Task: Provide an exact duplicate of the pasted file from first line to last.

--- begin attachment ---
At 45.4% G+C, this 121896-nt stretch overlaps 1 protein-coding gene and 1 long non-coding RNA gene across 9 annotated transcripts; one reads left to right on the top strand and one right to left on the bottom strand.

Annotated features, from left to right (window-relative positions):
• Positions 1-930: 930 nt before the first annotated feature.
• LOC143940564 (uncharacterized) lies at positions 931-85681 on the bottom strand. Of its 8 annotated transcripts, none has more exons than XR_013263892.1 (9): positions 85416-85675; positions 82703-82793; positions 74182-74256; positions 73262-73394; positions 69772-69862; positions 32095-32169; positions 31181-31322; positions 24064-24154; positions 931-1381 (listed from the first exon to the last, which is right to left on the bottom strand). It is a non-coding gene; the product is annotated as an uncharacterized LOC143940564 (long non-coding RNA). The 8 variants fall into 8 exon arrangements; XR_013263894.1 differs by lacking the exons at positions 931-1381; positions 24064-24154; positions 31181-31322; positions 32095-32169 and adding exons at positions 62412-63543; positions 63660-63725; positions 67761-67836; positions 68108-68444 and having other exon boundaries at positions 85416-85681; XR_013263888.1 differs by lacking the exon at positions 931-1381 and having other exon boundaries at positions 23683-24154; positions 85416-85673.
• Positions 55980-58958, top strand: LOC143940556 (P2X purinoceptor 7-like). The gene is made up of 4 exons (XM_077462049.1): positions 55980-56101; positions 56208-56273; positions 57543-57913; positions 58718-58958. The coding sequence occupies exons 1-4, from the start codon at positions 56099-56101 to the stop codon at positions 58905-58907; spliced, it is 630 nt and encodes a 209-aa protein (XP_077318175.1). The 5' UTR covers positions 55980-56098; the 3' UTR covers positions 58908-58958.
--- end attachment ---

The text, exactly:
At 45.4% G+C, this 121896-nt stretch overlaps 1 protein-coding gene and 1 long non-coding RNA gene across 9 annotated transcripts; one reads left to right on the top strand and one right to left on the bottom strand.

Annotated features, from left to right (window-relative positions):
• Positions 1-930: 930 nt before the first annotated feature.
• LOC143940564 (uncharacterized) lies at positions 931-85681 on the bottom strand. Of its 8 annotated transcripts, none has more exons than XR_013263892.1 (9): positions 85416-85675; positions 82703-82793; positions 74182-74256; positions 73262-73394; positions 69772-69862; positions 32095-32169; positions 31181-31322; positions 24064-24154; positions 931-1381 (listed from the first exon to the last, which is right to left on the bottom strand). It is a non-coding gene; the product is annotated as an uncharacterized LOC143940564 (long non-coding RNA). The 8 variants fall into 8 exon arrangements; XR_013263894.1 differs by lacking the exons at positions 931-1381; positions 24064-24154; positions 31181-31322; positions 32095-32169 and adding exons at positions 62412-63543; positions 63660-63725; positions 67761-67836; positions 68108-68444 and having other exon boundaries at positions 85416-85681; XR_013263888.1 differs by lacking the exon at positions 931-1381 and having other exon boundaries at positions 23683-24154; positions 85416-85673.
• Positions 55980-58958, top strand: LOC143940556 (P2X purinoceptor 7-like). The gene is made up of 4 exons (XM_077462049.1): positions 55980-56101; positions 56208-56273; positions 57543-57913; positions 58718-58958. The coding sequence occupies exons 1-4, from the start codon at positions 56099-56101 to the stop codon at positions 58905-58907; spliced, it is 630 nt and encodes a 209-aa protein (XP_077318175.1). The 5' UTR covers positions 55980-56098; the 3' UTR covers positions 58908-58958.